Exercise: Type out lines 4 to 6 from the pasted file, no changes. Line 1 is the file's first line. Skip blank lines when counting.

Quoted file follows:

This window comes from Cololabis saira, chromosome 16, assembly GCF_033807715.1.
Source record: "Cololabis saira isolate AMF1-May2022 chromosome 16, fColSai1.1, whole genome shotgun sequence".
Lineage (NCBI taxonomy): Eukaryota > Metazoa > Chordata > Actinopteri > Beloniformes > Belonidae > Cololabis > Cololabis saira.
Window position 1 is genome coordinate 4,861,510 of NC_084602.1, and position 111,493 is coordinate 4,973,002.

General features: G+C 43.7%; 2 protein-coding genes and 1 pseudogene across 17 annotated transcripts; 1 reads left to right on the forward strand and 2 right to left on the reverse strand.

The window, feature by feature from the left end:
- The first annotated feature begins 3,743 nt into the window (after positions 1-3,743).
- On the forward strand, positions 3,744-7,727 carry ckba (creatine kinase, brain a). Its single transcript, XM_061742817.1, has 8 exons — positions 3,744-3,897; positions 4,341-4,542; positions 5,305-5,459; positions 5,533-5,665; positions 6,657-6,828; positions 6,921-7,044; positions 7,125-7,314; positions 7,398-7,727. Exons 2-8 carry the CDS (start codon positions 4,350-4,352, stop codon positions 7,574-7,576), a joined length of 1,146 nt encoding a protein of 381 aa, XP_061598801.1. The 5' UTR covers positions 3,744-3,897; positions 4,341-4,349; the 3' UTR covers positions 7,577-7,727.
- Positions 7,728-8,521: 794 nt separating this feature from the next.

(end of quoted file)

Window position 1 is genome coordinate 4,861,510 of NC_084602.1, and position 111,493 is coordinate 4,973,002.

General features: G+C 43.7%; 2 protein-coding genes and 1 pseudogene across 17 annotated transcripts; 1 reads left to right on the forward strand and 2 right to left on the reverse strand.

The window, feature by feature from the left end: